In this video, Jennifer Donnelly, Curriculum Coach,
shares how the PLC process evolved within Berea Independent Schools. She
shares the importance of thoughtful and intentional planning to ensure a
common vision. She discusses her role within the PLC, and shares how
the commitment of the superintendent and principals has been vital in
propelling the process forward. Total time 1:52.
In this video, Sarah Tyson and Sarah Sowders, teacher
leaders at Hopkins County Central High School, share how professional
learning communities have evolved within their school. They share the
importance of the implementation of lesson studies to ensure appropriate
rigor and relevance within classroom instructional practices. A
step-by-step analysis of the PLC protocol is given to demonstrate how
continuous improvement efforts through PLCS are ensuring the work of
novice reduction. The rigor and relevance document referenced within the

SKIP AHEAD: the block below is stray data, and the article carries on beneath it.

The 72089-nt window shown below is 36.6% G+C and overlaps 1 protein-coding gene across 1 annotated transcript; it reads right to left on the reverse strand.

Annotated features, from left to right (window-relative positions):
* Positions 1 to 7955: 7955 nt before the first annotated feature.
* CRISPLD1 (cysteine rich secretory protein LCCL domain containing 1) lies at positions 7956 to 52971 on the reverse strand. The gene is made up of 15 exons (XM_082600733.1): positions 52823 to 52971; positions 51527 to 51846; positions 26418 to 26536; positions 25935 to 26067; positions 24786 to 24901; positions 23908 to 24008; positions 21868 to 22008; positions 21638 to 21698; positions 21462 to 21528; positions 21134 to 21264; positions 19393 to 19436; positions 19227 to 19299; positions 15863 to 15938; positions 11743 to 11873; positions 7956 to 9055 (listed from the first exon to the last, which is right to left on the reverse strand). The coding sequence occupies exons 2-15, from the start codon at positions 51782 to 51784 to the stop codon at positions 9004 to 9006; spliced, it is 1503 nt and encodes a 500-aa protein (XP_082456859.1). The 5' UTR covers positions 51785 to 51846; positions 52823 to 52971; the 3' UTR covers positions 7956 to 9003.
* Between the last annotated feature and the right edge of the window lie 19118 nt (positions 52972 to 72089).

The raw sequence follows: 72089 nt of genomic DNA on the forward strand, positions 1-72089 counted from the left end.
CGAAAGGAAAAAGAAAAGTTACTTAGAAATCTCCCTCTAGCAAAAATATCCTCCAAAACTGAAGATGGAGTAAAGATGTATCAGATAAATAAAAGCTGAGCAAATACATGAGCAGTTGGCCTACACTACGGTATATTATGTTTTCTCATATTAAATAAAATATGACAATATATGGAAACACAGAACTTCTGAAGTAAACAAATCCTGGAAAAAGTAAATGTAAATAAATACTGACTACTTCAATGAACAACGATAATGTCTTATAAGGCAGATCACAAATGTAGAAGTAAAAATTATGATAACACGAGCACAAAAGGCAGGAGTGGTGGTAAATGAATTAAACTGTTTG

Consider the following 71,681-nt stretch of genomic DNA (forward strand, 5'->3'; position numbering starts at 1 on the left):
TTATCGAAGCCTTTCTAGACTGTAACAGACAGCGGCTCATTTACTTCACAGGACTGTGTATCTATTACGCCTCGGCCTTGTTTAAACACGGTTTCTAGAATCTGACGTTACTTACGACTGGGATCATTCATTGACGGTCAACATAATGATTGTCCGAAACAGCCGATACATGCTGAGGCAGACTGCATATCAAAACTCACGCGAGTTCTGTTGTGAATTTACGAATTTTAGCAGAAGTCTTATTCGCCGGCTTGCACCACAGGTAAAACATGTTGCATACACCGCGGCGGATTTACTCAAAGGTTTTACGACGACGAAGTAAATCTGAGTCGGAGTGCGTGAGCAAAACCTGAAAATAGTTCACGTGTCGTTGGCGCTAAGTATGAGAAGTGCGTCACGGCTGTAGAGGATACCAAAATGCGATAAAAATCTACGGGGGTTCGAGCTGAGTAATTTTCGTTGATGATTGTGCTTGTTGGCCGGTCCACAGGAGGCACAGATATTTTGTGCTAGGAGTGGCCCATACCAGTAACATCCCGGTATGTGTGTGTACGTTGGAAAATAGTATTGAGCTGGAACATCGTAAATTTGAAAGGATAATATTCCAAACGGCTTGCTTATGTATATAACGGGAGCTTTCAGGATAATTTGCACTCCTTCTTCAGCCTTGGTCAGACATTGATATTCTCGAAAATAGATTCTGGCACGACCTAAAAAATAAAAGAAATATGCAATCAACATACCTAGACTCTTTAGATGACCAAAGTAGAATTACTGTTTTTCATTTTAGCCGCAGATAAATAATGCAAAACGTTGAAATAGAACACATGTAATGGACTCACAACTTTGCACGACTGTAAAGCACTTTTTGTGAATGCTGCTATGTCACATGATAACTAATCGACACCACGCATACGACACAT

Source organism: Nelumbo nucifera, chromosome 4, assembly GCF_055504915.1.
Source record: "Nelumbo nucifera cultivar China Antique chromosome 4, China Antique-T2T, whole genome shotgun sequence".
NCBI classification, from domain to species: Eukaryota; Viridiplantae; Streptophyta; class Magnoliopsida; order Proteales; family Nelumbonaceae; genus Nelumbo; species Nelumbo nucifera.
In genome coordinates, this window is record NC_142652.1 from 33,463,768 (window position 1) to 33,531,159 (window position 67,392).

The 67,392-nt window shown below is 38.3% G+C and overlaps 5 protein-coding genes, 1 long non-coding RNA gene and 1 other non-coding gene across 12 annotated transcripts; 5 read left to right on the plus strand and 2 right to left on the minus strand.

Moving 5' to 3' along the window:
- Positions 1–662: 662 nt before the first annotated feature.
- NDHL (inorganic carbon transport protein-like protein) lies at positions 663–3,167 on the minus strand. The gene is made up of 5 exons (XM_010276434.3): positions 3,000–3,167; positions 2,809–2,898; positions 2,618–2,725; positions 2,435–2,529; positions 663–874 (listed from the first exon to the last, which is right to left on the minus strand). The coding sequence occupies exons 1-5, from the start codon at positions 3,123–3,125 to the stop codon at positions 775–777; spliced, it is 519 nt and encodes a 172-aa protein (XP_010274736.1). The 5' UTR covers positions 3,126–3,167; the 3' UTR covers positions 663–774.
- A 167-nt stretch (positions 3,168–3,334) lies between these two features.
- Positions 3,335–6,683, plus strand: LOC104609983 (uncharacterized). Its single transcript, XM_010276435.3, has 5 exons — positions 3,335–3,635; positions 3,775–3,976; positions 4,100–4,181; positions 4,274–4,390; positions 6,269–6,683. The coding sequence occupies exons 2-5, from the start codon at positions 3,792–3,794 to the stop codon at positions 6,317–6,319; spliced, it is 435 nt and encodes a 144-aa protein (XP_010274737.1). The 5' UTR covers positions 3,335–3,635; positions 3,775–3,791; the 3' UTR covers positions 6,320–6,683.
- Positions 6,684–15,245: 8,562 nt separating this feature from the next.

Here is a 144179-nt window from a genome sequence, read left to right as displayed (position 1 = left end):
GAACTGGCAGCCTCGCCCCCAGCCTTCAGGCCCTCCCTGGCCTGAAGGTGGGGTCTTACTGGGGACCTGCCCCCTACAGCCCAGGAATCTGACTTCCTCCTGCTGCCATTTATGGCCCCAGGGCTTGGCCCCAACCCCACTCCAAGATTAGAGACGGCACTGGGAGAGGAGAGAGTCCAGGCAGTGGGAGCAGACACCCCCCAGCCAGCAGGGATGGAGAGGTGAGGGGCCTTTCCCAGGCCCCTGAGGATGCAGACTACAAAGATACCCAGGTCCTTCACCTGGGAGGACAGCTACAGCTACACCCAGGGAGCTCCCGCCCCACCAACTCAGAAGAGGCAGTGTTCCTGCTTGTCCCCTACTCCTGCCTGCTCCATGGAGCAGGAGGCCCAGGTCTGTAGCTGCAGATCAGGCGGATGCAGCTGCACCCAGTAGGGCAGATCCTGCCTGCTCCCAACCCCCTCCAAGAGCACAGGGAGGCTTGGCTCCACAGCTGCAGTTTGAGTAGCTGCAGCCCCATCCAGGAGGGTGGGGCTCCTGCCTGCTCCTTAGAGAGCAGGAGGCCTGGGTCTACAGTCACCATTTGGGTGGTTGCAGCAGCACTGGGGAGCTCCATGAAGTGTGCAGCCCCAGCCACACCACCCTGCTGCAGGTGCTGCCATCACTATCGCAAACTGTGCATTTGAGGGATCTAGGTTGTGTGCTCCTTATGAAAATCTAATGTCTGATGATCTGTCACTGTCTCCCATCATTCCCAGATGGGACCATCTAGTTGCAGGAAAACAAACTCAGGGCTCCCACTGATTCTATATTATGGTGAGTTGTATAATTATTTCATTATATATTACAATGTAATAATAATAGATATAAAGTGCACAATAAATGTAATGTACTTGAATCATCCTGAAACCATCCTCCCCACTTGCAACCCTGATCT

video may be accessed here. Total time 3:52.
In this video, Principal William Noble shares how the PLC
process has evolved at LBJ Elementary located within Breathitt County.
He shares how the use of a PDSA (Plan, Do, Study, Act) protocol helped
to propel their work. The video includes a discussion of his changing
roles throughout the process, and the importance of building capacity
among teacher leaders. Total time 1:52.
In this video, Mr. Marion Sowders, Superintendent of
Casey County Schools, shares his vision for student success and novice
reduction through instrumentally implementing highly effective
professional learning communities. Mr. Sowders ensures PLCs in Casey
County have common traits and threads that support the work of novice
reduction that ends in action steps to ensure “all students in Casey